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Logo Design And The Psychology Of Color

  • Color can be as powerful of an element in your branding as the shape of the logo itself.
  • People respond to color on an emotional level, but there’s an exact science to pleasing color combinations.
  • As important as it is to be familiar with your industry color trends, you should also never discount thinking outside the standard guidelines.

When designing a new logo, the element of color is as important, if not more, than the shape. In fact, play it right, and your audience will recognize your brand from the color alone. That’s because the psychology of color goes beyond just recognition, but actually extends to human emotions and mood.

That’s is why choosing the right combination of colors for your logo is so crucial. Luckily, there are proven guidelines that you can use to increase your chances at getting just the right color combination for your logo design and branding. Let’s take a look at what they are.

Colors Can Be Used to Influence Mood and Emotions

The way you use colors in your logo goes beyond just aesthetics, it also communicates a feeling to your audience when they view it. For instance, warmer colors, such as red, orange or yellow, tend to have an uplifting effect on the mood of the viewer, while cool colors on the opposite end of the spectrum tend to have more of a soothing and relaxing effect.

This is an incredibly powerful tool of communication if used well, but can be disastrous for those who miss the mark. When selecting a color, make sure you consider the tone and personality of your brand as well as the target consumer.

Foolproof Ways to Select Winning Color Combinations

When Sir Isaac Newton came up with the Color Theory, he developed a way of combining colors in the most pleasing way possible. The theory centers around a color wheel, made up of 12 colors: three primary, three secondary, and six tertiary made from combining the former six colors.

Based on a color wheel, you can find complementary colors by selecting the opposite color on the wheel, or analogous colors by selecting colors that appear next to each another on the wheel. You can even go as far as to select a triadic, split complementary, or tetradic color combinations by either drawing an even triangle, an isosceles triangle, or a rectangle on the color wheel, respectively.

By using these simple guidelines, you can come up with a potentially endless list of combinations that are pleasing to the eye of the viewer.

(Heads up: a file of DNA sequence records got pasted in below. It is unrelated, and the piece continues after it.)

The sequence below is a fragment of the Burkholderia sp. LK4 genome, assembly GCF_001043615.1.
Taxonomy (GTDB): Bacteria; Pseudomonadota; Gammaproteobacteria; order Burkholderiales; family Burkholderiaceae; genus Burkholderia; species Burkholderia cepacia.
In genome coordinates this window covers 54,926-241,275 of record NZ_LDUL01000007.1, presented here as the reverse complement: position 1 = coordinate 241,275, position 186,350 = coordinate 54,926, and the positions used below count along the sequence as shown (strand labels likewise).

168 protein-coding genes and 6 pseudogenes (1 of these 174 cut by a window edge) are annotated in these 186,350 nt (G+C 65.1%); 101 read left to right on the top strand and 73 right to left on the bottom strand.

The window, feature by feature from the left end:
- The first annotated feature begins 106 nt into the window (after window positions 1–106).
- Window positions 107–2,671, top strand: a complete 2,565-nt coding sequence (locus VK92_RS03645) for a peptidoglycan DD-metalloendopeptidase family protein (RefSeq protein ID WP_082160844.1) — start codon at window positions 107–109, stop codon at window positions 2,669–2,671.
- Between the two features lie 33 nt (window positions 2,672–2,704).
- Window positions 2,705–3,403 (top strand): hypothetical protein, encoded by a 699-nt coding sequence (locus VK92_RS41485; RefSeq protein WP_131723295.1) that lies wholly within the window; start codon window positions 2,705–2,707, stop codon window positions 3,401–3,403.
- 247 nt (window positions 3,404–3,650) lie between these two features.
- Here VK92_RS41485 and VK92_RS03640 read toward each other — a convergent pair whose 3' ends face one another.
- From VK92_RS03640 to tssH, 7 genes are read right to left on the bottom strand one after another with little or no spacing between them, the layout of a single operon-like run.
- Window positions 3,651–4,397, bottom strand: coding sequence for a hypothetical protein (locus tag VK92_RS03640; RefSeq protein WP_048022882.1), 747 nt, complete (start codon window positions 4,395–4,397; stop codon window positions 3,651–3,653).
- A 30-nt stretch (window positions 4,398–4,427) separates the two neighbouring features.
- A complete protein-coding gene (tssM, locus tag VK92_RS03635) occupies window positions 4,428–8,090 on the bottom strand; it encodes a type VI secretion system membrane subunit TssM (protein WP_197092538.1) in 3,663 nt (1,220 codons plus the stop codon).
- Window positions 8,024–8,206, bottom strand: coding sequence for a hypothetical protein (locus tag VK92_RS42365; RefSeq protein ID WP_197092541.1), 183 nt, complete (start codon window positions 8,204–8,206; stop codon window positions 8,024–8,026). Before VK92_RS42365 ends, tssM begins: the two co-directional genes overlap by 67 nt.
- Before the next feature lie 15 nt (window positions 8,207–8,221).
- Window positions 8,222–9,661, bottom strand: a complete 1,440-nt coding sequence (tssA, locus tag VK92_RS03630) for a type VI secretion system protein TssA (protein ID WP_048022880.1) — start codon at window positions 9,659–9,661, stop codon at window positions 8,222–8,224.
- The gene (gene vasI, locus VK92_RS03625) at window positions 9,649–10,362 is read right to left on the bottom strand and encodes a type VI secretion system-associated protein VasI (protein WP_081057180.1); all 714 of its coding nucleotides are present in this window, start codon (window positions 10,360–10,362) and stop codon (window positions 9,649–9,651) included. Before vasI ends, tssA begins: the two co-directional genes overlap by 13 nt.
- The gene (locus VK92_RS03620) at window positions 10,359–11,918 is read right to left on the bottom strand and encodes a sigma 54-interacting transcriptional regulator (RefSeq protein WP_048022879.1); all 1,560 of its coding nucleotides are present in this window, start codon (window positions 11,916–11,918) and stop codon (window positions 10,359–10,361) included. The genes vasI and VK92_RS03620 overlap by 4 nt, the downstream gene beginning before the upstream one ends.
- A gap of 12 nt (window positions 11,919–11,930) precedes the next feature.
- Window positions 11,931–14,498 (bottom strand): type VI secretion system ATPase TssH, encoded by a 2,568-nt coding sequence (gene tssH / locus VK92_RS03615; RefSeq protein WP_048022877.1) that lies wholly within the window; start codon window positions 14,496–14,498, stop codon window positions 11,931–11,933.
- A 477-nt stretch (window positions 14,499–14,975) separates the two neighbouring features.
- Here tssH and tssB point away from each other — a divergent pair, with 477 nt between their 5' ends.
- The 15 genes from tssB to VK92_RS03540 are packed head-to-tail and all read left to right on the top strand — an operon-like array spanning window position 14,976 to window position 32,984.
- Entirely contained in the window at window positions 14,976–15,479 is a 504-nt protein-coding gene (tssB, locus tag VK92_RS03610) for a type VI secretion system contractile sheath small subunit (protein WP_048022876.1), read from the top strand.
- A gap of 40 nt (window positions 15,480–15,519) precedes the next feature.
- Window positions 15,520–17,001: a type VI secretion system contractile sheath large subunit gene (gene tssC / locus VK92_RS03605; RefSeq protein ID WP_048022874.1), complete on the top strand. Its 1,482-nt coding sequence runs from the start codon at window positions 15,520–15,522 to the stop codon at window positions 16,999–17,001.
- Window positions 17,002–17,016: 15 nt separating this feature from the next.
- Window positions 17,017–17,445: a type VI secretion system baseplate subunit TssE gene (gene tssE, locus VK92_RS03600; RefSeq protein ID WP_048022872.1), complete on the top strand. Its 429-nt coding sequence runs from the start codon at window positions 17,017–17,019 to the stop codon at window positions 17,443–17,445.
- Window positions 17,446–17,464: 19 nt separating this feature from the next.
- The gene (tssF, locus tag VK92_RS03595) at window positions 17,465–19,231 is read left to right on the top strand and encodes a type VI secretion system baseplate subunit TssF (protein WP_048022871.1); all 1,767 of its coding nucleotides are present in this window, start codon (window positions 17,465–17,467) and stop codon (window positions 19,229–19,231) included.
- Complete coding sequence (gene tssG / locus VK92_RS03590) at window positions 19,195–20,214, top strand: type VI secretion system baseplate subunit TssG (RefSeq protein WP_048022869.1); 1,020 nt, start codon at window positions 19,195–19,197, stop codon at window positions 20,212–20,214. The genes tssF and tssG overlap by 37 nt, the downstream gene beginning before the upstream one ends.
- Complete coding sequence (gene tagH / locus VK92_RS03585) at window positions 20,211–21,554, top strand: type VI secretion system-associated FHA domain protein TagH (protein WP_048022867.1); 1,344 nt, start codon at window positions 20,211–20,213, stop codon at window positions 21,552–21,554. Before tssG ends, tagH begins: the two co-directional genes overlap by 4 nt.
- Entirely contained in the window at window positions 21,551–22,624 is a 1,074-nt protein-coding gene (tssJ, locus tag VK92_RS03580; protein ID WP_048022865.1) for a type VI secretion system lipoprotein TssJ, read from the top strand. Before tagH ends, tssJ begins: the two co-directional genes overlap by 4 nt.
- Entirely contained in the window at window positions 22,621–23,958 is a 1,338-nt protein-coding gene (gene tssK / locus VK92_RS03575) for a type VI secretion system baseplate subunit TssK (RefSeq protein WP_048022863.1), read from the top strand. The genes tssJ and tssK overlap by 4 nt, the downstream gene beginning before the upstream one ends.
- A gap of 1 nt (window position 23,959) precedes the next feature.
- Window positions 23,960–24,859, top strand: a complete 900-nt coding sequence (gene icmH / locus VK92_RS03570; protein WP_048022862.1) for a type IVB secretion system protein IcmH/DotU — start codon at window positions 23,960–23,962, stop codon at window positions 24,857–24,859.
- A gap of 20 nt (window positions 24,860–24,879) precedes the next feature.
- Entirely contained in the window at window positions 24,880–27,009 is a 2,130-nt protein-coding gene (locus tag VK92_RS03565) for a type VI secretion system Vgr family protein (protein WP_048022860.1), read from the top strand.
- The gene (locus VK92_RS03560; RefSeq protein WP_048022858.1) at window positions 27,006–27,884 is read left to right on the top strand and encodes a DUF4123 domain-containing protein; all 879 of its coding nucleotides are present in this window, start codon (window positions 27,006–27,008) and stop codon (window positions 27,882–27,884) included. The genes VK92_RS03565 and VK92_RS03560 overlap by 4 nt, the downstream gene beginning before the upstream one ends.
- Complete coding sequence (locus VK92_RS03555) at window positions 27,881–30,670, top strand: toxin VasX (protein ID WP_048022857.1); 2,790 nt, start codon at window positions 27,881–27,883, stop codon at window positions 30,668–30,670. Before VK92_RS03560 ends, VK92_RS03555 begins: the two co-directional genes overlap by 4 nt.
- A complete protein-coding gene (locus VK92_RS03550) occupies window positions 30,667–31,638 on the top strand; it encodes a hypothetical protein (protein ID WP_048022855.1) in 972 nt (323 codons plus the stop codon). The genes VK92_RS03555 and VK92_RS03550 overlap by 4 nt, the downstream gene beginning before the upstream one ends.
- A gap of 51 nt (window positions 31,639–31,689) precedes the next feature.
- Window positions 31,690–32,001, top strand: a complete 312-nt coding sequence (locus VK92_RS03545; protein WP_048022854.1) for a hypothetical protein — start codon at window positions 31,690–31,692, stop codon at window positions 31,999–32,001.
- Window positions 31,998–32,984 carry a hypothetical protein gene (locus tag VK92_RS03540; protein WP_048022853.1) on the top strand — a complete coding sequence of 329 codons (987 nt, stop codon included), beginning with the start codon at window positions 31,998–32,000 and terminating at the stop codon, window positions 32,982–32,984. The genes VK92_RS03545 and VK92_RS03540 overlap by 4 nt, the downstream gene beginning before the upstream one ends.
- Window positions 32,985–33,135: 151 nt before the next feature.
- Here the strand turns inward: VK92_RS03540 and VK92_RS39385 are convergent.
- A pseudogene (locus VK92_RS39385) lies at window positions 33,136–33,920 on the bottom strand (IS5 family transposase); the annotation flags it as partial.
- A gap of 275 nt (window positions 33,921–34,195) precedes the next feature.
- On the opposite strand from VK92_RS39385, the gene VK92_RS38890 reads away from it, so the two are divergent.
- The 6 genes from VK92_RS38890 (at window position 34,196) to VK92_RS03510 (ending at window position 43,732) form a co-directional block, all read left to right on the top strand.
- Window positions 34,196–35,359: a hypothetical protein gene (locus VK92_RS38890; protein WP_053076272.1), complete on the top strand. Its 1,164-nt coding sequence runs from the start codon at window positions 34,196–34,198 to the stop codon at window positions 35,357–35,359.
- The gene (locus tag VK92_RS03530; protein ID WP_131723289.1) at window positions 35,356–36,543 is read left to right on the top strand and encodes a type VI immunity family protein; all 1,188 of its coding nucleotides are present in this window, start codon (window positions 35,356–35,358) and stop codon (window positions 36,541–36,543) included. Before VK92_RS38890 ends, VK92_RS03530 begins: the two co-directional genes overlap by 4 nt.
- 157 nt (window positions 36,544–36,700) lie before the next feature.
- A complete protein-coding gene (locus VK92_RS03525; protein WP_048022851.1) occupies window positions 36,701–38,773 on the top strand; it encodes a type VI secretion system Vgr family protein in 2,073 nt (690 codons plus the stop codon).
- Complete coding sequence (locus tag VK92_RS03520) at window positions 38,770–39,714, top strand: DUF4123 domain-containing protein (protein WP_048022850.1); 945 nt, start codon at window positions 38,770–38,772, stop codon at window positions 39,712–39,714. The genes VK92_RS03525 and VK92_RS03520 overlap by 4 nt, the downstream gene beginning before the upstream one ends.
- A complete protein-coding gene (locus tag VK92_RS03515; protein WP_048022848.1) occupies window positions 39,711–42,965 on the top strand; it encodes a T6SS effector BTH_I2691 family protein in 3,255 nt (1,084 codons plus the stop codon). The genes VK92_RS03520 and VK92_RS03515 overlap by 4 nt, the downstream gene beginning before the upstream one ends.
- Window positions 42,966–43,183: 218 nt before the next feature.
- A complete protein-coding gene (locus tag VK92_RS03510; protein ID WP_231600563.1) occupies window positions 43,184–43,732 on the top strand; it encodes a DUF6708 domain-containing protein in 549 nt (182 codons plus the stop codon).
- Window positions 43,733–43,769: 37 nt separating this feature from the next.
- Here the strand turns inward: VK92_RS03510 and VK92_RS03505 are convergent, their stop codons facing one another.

Tempering Color Wheel Combinations

It may take a bit of experimentation and finesse to achieve the right balance between your color combinations. Even if you select according to the color wheel, you can end up with a mixture of competing colors if you don’t apply some moderation.

In many cases it can help to select a color that you wish to be dominant among the rest, and use the others as smaller accents in your logo design. This is especially the case with complementary and triadic color schemes.

The Standing Power of Black and White

Though there are so many potential color combinations, it never hurts to keep the trusted black and white option open. When it comes to timeless, monochromatic logos, black and white gives you the kind of contrast and classic feel that no other colors can match.

You may also need to design a second, black and white version of your logo for certain modes of communication, so factor that into the initial design process to save yourself some time down the line.

Know When to Follow or Buck the Industry Standards

If you pay close attention, you’ll learn that every industry has an overarching color scheme, such as blue for the financial sector, or green for the health. Knowing what your industry standards are can be useful when designing your logo, but it’s equally important to consider going against the grain to garner more attention for your brand.

For example, you might get an added boost in visibility if you’re the only orange logo in a sea of pale blue. When it comes to industry standards, know what they are so you can choose to strategically break them should it be to your advantage.

Final Thoughts

The right color combination can make of break your logo’s chances of success, so we hope this overview of the psychology behind color can be helpful in your quest. When making the selection, remember to play to your audience’s emotion and make use of predetermined color combinations to enhance your design.

If you don’t achieve the right balance right away, don’t be afraid to experiment and tweak the levels. In fact, you should also do so to make sure your logo looks equally good in black and white as well as color. Finally, keep in mind your industry trends, but be strategic in whether you play into or against them for added impact.


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